These definitions relate to the use of terms in the Registered nurse standards for practice.
Accountability means that nurses answer to the people in their care, the nursing regulatory authority, their employers and the public. Nurses are accountable for their decisions, actions, behaviours and the responsibilities that are inherent in their nursing roles including documentation. Accountability cannot be delegated. The registered nurse who delegates activities to be undertaken by another person remains accountable for the decision to delegate, for monitoring the level of performance by the other person, and for evaluating the outcomes of what has been delegated (Nursing and Midwifery Board of Australia 2013). See below for the related definition of ‘Delegation’.
Criteria in this document means the actions and behaviours of the RN that demonstrate these standards for practice.
Delegation is the relationship that exists when a RN delegates aspects of their nursing practice to another person such as an enrolled nurse, a student nurse or a person who is not a nurse. Delegations are made to meet peoples’ needs and to enable access to health care services, that is, the right person is available at the right time to provide the right service. The RN who is delegating retains accountability for the decision to delegate. They are also accountable for monitoring of the communication of the delegation to the relevant persons and for the practice outcomes. Both parties share the responsibility of making the delegation decision, which includes assessment of the risks and capabilities. In some instances delegation may be preceded by teaching and competence assessment. For further details see the NMBA’s National framework for the development of decision-making tools for nursing and midwifery practice (2013).
Enrolled nurse is a person who provides nursing care under the direct or indirect supervision of a registered nurse. They have completed the prescribed education preparation, and demonstrate competence to practise under the Health Practitioner Regulation National Law as an enrolled nurse in Australia. Enrolled nurses are accountable for their own practice and remain responsible to a registered nurse for the delegated care.
Evidence-based practice is accessing and making judgements to translate the best available evidence, which includes the most current, valid, and available research findings into practice.
Person or people is used in these standards to refer to those individuals who have entered into a therapeutic and/or professional relationship with a registered nurse. These individuals will sometimes be health care consumers, at other times they may be colleagues or students, this will vary depending on who is the focus of practice at the time. Therefore, the words person or people include all the patients, clients, consumers, families, carers, groups and/or communities that are within the registered nurse scope and context of practice. The registered nurse has professional relationships in health care related teams.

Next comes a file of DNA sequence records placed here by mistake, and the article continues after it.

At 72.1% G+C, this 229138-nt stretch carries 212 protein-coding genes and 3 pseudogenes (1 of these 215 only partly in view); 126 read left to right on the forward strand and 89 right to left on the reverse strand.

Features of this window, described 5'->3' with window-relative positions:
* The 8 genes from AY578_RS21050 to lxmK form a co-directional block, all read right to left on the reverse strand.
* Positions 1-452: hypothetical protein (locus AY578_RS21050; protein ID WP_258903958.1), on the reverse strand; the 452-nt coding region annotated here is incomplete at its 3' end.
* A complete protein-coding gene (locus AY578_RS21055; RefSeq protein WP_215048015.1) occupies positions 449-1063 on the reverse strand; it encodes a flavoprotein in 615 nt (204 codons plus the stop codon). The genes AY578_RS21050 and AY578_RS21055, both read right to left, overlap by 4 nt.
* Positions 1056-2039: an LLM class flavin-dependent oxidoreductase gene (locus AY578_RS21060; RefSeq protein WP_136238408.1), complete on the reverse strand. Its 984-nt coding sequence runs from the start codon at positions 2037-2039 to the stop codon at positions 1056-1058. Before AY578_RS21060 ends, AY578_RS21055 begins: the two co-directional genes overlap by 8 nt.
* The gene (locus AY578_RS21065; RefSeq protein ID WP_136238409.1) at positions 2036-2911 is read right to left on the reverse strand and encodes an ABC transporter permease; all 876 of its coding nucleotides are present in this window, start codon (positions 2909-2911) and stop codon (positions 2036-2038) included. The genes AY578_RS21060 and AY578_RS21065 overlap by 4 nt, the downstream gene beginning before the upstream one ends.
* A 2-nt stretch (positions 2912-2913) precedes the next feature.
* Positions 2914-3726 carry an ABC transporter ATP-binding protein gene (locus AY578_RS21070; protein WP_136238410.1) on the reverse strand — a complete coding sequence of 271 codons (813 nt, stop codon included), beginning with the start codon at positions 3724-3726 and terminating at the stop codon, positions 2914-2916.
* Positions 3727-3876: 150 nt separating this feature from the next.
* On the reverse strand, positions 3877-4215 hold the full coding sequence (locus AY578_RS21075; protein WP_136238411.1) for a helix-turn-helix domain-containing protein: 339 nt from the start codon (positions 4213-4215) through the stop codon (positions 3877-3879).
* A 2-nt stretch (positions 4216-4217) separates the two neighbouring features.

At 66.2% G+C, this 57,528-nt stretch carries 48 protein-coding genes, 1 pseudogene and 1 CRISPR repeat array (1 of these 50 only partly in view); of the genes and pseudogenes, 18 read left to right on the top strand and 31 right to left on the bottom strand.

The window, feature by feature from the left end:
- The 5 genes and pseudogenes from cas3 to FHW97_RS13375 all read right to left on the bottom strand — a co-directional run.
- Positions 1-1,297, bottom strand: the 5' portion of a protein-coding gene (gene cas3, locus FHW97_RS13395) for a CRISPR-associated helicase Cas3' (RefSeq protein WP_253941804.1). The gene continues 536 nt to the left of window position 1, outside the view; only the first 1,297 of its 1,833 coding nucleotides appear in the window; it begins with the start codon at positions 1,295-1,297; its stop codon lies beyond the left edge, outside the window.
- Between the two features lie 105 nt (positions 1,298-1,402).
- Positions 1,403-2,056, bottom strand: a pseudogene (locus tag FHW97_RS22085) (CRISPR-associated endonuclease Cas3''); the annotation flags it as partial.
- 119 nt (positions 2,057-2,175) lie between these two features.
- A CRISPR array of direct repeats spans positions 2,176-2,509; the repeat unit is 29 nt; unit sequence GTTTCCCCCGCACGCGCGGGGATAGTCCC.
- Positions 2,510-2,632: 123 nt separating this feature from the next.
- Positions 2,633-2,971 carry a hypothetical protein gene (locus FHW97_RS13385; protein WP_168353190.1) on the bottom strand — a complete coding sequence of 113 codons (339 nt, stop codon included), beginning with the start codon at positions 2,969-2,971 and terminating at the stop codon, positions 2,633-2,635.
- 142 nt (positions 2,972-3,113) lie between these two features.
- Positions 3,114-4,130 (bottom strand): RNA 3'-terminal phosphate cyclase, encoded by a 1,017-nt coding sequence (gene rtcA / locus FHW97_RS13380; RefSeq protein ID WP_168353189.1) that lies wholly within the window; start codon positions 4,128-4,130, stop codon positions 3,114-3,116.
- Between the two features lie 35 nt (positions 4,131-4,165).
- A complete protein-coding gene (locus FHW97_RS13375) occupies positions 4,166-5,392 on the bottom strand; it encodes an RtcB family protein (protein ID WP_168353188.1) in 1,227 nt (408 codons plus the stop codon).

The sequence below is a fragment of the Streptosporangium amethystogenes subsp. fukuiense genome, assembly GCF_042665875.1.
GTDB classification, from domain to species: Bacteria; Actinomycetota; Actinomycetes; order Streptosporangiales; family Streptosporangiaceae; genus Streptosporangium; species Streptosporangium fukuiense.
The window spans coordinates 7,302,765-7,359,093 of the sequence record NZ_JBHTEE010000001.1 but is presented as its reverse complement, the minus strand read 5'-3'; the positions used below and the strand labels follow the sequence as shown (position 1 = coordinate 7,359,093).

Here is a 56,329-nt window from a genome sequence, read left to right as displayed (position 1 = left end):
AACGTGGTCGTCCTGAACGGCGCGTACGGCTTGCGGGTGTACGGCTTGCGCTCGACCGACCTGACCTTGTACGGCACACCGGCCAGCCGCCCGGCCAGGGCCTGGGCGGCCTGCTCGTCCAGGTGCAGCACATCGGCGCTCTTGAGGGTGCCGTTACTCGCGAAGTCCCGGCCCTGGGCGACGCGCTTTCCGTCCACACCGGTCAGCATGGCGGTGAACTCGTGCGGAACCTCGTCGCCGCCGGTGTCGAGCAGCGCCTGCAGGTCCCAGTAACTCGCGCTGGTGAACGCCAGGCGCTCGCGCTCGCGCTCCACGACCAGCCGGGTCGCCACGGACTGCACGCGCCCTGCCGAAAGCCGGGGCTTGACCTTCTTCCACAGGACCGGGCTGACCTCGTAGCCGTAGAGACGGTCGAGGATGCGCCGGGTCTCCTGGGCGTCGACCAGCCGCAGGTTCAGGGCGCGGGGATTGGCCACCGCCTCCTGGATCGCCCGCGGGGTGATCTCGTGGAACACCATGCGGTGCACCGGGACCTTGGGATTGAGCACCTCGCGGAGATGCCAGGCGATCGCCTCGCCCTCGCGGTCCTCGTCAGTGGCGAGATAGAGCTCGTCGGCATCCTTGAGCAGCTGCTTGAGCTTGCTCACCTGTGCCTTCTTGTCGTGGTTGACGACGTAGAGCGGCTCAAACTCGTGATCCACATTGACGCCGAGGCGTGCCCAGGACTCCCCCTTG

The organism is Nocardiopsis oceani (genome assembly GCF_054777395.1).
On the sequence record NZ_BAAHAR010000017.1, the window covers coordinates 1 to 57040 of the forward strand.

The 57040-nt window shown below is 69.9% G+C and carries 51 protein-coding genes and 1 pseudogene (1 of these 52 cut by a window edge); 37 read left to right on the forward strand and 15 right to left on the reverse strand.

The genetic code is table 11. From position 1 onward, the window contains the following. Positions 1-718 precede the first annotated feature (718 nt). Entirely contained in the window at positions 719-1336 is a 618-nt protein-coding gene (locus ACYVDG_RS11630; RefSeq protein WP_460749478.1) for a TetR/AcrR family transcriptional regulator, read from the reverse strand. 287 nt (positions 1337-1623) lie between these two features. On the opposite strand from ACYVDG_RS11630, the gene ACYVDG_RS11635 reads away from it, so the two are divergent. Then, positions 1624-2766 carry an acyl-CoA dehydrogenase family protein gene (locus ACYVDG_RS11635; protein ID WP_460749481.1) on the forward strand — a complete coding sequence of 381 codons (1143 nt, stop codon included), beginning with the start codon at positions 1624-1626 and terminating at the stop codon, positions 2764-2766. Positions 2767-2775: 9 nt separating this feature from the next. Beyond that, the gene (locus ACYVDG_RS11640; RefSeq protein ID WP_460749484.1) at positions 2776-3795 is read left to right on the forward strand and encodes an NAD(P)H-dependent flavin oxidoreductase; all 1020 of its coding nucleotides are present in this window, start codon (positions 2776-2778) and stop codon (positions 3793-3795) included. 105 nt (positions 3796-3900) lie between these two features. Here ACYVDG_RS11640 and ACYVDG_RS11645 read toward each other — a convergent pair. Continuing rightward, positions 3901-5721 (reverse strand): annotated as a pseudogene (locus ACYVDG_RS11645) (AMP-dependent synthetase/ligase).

Person-centred practice is collaborative and respectful partnership built on mutual trust and understanding through good communication. Each person is treated as an individual with the aim of respecting people’s ownership of their health information, rights and preferences while protecting their dignity and empowering choice. Person-centred practice recognises the role of family and community with respect to cultural and religious diversity.
Registered nurse is a person who has completed the prescribed education preparation, demonstrates competence to practise and is registered under the Health Practitioner Regulation National Law as a registered nurse in Australia.
Scope of practice is that in which nurses are educated, competent to perform and permitted by law. The actual scope of practice is influenced by the context in which the nurse practises, the health needs of people, the level of competence and confidence of the nurse and the policy requirements of the service provider.
Standards for practice in this document are the expectations of registered nurse practice. They inform the education standards for registered nurses, the regulation of nurses and determination of the nurse’s capability for practice, and guide consumers, employers and other stakeholders on what to reasonably expect from a registered nurse regardless of the area of nursing practice or years of nursing experience. They replace the previous National competency standards for the registered nurse (2010).
Supervision includes managerial supervision, professional supervision and clinically focused supervision. For further details see the NMBA’s, Supervision guidelines for nursing and midwifery (2015).
Therapeutic relationships are different to personal relationships. In a therapeutic relationship the nurse is sensitive to a person’s situation and purposefully engages with them using knowledge and skills in respect, compassion and kindness. In the relationship the person’s rights and dignity are recognised and respected. The professional nature of the relationship involves recognition of professional boundaries and issues of unequal power. For further details see the NMBA’s A nurse’s guide to professional boundaries (2010).